Trusts aren’t just for wealthy people. Every individual has the right to dispose of or distribute their assets for their loved ones. If you are thinking of creating your estate plan, entering into a trust agreement can be beneficial. It’s not too soon to be prepared. The earlier you avail of an estate plan, the better it is for your loved ones.
What is a trust?
A trust is a legal arrangement whereby a person transfers his property to a trust entity for the benefit of himself or a third party. Simply put, there are three parties involved: the grantor, trustee, and the beneficiary. The grantor owns the property and then transfers it to the trustee. The trustee takes care of the property until such time when the beneficiary will receive the property.
Why enter into trusts?
Trusts can eliminate the necessity for probate. Probate is a judicial proceeding where the court determines the validity of a will. This process can be lengthy and complicated. To save time, parties can enter into trust agreements to ensure the efficient distribution of assets to the beneficiaries.
There are many benefits in entering into trusts.
Examples of these benefits are:
- You do not have to file for probate proceedings.
- You can decide what asset the beneficiary will receive.
- You can choose when your beneficiary obtains your asset.
- Your assets can be distributed even when you are alive.
How do trusts work?
There are different kinds of trusts. The most common are Revocable and Irrevocable. Revocable trusts essentially offer the opportunity to amend the terms of the agreement at any time. On the other hand, Irrevocable trusts cannot easily be amended. However, they can protect your assets from any claims or charges. Choosing what kind of trust will depend on how you want to distribute your assets.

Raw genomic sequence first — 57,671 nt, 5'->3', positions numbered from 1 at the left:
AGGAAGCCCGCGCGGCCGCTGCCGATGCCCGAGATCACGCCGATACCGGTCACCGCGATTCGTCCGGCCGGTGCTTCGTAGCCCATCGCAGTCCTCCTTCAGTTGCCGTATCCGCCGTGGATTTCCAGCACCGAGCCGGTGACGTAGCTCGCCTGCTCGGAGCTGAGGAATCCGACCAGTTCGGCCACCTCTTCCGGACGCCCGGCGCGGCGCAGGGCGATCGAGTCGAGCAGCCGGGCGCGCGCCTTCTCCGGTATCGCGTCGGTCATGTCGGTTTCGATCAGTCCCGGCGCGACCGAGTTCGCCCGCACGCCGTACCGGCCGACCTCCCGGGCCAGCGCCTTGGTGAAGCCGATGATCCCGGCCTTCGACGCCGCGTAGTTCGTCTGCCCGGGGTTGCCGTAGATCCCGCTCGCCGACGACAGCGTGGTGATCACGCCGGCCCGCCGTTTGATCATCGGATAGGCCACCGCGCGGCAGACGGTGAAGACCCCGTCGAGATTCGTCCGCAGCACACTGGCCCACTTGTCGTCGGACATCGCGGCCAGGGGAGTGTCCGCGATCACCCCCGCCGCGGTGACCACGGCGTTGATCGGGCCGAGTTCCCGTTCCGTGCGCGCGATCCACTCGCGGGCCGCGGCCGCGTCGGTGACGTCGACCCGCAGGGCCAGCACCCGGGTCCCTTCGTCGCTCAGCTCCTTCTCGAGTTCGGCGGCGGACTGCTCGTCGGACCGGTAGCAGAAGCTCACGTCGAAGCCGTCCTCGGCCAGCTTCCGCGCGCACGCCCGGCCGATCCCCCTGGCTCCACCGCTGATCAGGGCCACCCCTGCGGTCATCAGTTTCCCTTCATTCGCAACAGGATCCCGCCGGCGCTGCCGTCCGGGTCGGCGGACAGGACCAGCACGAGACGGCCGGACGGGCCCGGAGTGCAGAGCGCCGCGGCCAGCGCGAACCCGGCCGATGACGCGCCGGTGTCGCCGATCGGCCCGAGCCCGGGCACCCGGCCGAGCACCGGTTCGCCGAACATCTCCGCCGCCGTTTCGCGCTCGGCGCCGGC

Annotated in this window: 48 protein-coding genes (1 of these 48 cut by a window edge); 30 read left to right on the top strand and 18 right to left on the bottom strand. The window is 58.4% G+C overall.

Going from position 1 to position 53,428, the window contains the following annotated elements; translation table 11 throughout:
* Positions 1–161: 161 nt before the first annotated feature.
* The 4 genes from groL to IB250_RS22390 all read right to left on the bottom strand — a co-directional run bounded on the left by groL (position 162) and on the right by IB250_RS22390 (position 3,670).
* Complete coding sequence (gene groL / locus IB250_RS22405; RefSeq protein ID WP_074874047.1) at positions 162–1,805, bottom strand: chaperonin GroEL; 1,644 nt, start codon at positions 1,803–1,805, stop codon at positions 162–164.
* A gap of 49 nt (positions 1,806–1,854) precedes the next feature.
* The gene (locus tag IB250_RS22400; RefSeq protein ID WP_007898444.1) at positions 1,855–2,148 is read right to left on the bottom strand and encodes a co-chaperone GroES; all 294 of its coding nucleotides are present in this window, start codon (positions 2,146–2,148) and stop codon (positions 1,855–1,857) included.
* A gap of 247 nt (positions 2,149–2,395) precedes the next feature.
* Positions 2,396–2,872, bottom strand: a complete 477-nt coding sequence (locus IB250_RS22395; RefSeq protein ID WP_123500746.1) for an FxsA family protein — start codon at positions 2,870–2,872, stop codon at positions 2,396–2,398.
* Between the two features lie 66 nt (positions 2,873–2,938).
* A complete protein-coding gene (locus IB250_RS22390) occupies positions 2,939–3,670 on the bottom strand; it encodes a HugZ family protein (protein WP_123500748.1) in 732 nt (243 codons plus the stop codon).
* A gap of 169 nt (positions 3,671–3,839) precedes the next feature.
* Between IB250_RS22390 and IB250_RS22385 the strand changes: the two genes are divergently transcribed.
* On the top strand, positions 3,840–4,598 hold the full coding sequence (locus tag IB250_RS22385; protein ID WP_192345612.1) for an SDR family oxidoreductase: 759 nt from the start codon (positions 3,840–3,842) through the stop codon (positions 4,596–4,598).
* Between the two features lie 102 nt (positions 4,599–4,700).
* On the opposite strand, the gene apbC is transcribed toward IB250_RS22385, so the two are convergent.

Georgia recently modernized its law on irrevocable trusts. There are a variety of ways on how trust funds distribute your assets. However, the most common are Outright, Staggered, and Discretionary.
Outright distribution is the simplest method as your assets are distributed when you pass away. On the other hand, Staggered distribution hands out your assets upon the happening of specific events such as graduations and weddings. Meanwhile, discretionary distribution empowers your trustee to distribute your assets to your beneficiaries when they feel like the time is right.
Questions about establishing a trust or how beneficiary assets are distributed? Contact the team at Smith Barid today.